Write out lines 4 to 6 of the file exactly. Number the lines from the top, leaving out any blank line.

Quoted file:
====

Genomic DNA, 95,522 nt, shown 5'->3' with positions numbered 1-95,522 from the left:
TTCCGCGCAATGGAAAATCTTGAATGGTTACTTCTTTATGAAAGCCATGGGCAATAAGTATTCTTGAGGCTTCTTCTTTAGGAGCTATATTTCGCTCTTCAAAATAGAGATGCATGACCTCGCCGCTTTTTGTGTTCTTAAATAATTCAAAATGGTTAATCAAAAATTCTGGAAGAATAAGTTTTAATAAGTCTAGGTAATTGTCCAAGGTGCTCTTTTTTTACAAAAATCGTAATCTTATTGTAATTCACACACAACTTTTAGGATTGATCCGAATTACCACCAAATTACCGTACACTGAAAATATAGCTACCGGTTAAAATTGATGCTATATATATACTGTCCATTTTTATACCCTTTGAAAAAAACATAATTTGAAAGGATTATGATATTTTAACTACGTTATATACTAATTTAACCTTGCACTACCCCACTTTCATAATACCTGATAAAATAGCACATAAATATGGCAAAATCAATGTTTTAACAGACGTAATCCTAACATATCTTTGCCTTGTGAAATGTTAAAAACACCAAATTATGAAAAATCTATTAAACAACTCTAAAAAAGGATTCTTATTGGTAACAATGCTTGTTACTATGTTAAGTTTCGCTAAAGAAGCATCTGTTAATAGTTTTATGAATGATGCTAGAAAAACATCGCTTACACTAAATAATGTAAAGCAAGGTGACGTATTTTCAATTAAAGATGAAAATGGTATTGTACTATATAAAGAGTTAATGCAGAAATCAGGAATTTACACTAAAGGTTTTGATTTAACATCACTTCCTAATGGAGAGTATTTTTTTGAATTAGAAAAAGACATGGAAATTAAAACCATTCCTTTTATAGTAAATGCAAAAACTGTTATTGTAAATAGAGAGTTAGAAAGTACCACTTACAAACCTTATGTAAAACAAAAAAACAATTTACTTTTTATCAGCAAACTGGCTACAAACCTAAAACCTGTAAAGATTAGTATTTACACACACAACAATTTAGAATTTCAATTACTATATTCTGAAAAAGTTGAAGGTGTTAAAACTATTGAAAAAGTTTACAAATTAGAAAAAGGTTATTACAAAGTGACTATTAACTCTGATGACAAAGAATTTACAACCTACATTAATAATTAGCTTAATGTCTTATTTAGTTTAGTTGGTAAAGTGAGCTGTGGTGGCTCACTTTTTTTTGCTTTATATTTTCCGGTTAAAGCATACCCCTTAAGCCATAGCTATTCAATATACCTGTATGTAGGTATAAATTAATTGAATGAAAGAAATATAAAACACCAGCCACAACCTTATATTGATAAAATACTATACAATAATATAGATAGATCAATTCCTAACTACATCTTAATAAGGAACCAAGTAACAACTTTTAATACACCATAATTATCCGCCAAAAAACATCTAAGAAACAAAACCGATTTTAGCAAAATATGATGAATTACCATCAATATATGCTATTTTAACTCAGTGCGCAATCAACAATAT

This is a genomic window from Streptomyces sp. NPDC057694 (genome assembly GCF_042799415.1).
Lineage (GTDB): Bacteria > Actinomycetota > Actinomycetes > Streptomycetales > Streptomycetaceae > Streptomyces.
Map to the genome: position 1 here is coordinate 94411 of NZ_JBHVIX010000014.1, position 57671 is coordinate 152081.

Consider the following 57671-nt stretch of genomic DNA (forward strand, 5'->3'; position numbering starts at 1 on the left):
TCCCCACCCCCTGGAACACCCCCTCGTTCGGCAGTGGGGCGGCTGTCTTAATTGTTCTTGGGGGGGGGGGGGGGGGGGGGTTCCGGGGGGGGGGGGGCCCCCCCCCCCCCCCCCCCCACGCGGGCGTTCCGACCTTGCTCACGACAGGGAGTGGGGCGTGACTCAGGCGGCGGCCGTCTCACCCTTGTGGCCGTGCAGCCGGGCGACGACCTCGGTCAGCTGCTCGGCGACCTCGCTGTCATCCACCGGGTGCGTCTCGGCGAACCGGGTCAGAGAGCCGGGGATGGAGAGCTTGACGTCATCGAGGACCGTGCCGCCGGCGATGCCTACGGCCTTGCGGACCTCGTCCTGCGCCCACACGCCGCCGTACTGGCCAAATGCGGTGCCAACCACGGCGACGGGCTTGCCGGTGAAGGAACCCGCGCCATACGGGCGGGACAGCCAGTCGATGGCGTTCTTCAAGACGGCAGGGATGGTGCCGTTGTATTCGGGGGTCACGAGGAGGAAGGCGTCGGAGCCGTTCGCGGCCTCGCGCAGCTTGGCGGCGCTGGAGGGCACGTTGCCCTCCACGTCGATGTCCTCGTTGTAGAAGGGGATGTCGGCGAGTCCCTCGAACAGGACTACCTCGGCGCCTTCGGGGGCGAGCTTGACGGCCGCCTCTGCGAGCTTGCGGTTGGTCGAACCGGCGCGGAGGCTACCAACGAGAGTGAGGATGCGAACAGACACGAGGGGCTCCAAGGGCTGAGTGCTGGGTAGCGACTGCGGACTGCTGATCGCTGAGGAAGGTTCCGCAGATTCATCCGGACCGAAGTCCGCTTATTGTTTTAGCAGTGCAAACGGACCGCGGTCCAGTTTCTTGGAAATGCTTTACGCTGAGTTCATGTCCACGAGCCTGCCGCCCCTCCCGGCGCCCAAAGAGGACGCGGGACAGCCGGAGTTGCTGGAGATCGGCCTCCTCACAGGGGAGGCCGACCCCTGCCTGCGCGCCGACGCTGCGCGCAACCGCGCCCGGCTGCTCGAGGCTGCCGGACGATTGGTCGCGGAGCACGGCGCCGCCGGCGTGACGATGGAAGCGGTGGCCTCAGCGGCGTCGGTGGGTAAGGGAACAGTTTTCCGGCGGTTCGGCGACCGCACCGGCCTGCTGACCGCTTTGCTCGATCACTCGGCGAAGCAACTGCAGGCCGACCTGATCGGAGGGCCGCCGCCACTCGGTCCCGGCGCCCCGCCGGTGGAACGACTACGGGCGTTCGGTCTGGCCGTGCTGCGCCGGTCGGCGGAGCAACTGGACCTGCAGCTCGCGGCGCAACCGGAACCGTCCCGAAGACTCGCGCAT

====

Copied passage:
Lineage (GTDB): Bacteria > Actinomycetota > Actinomycetes > Streptomycetales > Streptomycetaceae > Streptomyces.
Map to the genome: position 1 here is coordinate 94411 of NZ_JBHVIX010000014.1, position 57671 is coordinate 152081.

Consider the following 57671-nt stretch of genomic DNA (forward strand, 5'->3'; position numbering starts at 1 on the left):